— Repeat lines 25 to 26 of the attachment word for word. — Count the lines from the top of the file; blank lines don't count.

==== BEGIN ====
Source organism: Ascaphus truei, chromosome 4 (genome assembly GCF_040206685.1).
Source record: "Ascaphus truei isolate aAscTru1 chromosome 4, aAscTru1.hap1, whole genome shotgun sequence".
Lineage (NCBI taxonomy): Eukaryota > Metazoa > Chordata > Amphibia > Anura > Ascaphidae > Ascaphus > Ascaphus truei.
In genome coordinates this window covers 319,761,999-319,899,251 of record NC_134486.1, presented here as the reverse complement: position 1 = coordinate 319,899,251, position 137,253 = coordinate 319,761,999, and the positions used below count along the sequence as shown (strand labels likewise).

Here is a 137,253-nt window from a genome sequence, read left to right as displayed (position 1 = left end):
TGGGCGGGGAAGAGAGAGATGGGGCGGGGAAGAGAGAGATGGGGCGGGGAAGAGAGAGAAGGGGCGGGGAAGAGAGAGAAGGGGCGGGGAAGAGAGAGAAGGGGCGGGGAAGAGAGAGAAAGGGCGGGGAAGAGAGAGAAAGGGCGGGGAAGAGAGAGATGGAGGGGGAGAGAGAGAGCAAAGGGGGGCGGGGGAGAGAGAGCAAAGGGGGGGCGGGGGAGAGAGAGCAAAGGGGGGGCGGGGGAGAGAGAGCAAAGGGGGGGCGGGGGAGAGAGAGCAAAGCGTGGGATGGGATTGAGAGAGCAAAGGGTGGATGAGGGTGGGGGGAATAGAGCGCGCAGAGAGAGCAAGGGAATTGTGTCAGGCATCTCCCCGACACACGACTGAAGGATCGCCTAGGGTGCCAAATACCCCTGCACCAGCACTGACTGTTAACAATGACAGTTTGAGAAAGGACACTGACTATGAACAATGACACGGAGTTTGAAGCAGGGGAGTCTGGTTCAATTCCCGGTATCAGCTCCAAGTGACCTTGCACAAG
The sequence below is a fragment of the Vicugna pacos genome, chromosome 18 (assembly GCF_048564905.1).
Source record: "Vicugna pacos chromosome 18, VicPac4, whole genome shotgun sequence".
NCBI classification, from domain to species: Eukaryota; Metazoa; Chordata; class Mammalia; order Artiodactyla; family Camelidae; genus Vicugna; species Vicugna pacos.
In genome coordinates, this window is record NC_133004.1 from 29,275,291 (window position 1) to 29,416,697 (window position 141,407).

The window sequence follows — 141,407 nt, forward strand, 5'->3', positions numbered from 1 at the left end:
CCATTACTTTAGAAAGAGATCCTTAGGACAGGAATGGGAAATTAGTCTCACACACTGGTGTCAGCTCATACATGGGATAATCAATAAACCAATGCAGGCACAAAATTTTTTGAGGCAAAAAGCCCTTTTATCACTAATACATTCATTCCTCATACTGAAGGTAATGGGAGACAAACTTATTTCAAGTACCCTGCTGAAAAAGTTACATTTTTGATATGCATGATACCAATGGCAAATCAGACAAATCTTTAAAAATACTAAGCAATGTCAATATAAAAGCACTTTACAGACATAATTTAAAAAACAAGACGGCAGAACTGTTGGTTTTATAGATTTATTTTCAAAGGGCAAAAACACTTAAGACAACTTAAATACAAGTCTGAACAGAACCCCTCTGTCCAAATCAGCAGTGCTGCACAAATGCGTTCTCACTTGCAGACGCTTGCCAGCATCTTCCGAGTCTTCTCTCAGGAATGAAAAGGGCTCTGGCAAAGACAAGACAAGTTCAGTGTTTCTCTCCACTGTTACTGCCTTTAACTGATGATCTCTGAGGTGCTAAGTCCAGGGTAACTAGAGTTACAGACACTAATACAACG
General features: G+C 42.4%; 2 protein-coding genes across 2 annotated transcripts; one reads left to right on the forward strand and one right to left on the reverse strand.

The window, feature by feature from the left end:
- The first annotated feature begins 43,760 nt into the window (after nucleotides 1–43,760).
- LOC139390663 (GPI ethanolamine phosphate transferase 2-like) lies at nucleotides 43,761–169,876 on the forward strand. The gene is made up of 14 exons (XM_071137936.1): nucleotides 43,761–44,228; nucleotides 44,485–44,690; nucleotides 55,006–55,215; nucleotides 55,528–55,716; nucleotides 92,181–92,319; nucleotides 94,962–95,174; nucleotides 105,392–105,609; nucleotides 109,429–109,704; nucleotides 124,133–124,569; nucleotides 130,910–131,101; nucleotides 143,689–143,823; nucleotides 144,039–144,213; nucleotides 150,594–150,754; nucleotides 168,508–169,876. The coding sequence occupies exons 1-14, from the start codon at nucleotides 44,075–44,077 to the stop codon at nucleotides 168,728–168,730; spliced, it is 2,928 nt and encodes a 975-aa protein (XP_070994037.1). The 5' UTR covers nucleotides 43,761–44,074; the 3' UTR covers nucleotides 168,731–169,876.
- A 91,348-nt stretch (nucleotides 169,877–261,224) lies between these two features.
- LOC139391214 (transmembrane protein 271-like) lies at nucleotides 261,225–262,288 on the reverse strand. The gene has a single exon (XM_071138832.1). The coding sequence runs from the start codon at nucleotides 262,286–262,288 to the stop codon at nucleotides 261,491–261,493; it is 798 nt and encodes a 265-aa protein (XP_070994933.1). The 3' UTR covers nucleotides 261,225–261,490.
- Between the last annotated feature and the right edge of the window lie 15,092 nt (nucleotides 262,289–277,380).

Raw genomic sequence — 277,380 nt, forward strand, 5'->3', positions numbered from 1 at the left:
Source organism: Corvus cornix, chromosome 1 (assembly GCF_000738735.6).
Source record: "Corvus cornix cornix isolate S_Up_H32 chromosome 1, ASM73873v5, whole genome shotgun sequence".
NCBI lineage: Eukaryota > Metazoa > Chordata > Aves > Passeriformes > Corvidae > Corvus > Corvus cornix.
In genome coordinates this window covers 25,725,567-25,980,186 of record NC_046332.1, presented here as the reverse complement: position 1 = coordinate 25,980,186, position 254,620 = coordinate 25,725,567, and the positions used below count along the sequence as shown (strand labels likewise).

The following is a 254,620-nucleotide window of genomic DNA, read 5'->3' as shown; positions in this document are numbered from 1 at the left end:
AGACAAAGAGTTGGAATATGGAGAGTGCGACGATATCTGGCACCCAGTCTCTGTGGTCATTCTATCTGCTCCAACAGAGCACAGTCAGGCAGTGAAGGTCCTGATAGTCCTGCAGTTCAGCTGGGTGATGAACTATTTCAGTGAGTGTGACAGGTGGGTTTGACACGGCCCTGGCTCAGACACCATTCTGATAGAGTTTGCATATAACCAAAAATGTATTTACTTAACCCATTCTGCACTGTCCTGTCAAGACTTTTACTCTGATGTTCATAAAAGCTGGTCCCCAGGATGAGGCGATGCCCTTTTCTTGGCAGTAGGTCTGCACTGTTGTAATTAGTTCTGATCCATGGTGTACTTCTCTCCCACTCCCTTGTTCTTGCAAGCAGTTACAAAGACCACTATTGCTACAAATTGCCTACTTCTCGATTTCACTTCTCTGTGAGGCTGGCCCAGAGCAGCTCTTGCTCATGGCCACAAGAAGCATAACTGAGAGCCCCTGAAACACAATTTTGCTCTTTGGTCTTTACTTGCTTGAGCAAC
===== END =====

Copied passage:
The following is a 254,620-nucleotide window of genomic DNA, read 5'->3' as shown; positions in this document are numbered from 1 at the left end:
AGACAAAGAGTTGGAATATGGAGAGTGCGACGATATCTGGCACCCAGTCTCTGTGGTCATTCTATCTGCTCCAACAGAGCACAGTCAGGCAGTGAAGGTCCTGATAGTCCTGCAGTTCAGCTGGGTGATGAACTATTTCAGTGAGTGTGACAGGTGGGTTTGACACGGCCCTGGCTCAGACACCATTCTGATAGAGTTTGCATATAACCAAAAATGTATTTACTTAACCCATTCTGCACTGTCCTGTCAAGACTTTTACTCTGATGTTCATAAAAGCTGGTCCCCAGGATGAGGCGATGCCCTTTTCTTGGCAGTAGGTCTGCACTGTTGTAATTAGTTCTGATCCATGGTGTACTTCTCTCCCACTCCCTTGTTCTTGCAAGCAGTTACAAAGACCACTATTGCTACAAATTGCCTACTTCTCGATTTCACTTCTCTGTGAGGCTGGCCCAGAGCAGCTCTTGCTCATGGCCACAAGAAGCATAACTGAGAGCCCCTGAAACACAATTTTGCTCTTTGGTCTTTACTTGCTTGAGCAAC